THE NSW Government has been accused of not learning the lessons of the Wagga byelection result by stalling on releasing urgently required water for desperate farmers to finish winter crops.
Albury mayor Kevin Mack in his role as the Riverina and Murray joint organisation chairman has launched a scathing attack on federal and state MPs in the region including Sussan Ley and Greg Aplin for not doing enough to assist drought-affected communities.
“I would have thought that the results of the Wagga election clearly demonstrated that this state government is out of touch with regional areas and in particular with the existing crisis situation from a drought and water availability perspective,” Cr Mack said.
“We can see no reason why the federal government cannot permit the Commonwealth Environmental Water Holder to make available surplus environmental water for farm production purposes on grounds of extreme emergency, nor why the NSW Government cannot make available more of its environmental water to local farmers under strict sale conditions that will ensure more food and fodder is grown.
Cr Mack said the recent availability of 15,000 megalitres of environmental water by NSW simply wasn’t enough for famers who needed it most.
“The obvious problem with this announcement is that the amount of water on offer is totally inadequate and it is being offered through water traders on an unrestricted basis and at current water market prices,” he said..
Ms Ley said NSW held the key to short-term relief sought by farmers with two parcels of water presently sitting in storages including Lake Hume and Dartmouth which could be accessed after discussing the issue with Cr Mack late last week.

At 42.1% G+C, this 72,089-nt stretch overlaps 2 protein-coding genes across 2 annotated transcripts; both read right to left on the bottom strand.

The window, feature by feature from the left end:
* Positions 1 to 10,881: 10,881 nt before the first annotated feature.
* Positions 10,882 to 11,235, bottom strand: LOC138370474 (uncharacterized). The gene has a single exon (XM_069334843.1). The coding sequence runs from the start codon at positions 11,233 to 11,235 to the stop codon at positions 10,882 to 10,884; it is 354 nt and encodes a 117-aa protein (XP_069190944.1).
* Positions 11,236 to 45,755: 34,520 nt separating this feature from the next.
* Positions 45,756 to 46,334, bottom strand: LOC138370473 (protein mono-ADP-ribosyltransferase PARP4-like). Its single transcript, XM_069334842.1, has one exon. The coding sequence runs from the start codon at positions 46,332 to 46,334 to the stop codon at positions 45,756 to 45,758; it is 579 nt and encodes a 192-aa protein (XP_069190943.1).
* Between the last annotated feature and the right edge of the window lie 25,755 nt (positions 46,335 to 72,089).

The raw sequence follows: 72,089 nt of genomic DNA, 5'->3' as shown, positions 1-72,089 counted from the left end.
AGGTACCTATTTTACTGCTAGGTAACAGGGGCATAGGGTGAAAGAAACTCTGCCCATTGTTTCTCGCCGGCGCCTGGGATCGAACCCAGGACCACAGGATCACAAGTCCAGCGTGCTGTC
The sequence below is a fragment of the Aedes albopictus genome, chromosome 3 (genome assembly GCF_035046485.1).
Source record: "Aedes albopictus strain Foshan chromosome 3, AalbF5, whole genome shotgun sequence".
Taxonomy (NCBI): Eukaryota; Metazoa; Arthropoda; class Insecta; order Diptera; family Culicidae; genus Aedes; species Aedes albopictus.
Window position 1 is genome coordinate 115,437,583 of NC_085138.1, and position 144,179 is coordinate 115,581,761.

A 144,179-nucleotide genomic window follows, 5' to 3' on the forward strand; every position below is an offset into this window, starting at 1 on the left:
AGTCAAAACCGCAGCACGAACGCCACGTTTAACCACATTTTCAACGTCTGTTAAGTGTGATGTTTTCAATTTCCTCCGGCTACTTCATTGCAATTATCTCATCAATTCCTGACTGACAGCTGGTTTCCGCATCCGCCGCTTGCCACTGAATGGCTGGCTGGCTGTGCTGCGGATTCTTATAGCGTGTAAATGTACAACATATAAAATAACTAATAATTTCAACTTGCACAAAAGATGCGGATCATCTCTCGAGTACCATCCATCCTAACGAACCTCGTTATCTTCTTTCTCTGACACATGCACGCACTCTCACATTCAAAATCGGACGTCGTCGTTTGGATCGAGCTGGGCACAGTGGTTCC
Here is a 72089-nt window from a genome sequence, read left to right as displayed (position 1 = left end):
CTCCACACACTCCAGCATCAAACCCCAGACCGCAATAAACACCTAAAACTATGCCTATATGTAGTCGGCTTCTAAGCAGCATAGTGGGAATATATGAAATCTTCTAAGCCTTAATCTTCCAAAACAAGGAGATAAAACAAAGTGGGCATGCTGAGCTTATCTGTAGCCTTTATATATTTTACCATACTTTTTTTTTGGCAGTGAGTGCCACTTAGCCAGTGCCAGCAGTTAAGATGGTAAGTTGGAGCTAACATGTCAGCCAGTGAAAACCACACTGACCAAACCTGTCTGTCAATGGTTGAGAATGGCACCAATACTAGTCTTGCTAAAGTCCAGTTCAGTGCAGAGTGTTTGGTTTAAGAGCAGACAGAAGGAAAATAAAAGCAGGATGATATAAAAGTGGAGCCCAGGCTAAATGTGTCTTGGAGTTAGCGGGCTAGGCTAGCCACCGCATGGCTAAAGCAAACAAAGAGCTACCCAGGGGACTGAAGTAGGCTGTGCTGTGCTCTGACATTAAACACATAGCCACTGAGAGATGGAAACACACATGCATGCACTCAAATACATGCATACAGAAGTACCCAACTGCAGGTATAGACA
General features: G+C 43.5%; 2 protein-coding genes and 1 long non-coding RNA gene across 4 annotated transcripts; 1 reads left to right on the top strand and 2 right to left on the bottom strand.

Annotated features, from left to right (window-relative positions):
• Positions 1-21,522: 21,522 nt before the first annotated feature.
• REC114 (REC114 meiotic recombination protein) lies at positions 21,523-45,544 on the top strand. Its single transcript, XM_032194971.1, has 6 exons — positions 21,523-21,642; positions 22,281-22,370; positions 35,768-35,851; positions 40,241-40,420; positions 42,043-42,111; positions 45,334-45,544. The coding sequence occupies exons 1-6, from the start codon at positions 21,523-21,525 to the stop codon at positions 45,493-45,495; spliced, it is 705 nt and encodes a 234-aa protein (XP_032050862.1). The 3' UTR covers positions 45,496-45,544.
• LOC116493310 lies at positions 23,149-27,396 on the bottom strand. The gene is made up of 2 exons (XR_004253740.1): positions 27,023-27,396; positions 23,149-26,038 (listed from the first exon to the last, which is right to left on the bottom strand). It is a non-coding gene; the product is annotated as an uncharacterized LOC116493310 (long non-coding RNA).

“The ball is pretty much in NSW’s court for the short-term relief to stop crops dying in the next fortnight” she said.
“The water is allocated for the environment, but not needed straight away.
“NSW could push for this environmental water to be released to irrigators.
“Anything would be welcome and an amount of 80 to 100 gigalitres would be incredibly useful.”
She said recent representations had been made to federal agriculture minister David Littleproud, MDBA and the Commonwealth Environmental Water Holder, but she couldn’t deal directly with NSW water bureaucrats.
NSW environment minister Gabrielle Upton said it was “completely inaccurate” for Cr Mack to suggest the state government was not supporting drought-stricken farmers.
“The 15,000 megalitres of NSW environmental water is not surplus to requirements, but is being made available in recognition of the severe drought circumstances,” she said.
“This represents about 20 per cent of the Office of Environment and Heritage’s available tradable water within the Gwydir, Macquarie, Lachlan, Murrumbidgee and Murray-Lower Darling valleys.
“OEH is using the balance of its available water to support areas of critical drought refuge for native fish, waterbirds and other fauna to help our important river and wetland environments recover when the drought does break.
“An additional 450 megalitres of groundwater will also be made available in the Riverina area.
“More water on the market can only provide a greater opportunity for more water users to finish off crops or grow more fodder.
“While OEH is making this water available through normal market processes, the proceeds from water sales will be used for drought assistance, including pest, weed and river health projects in local areas.”
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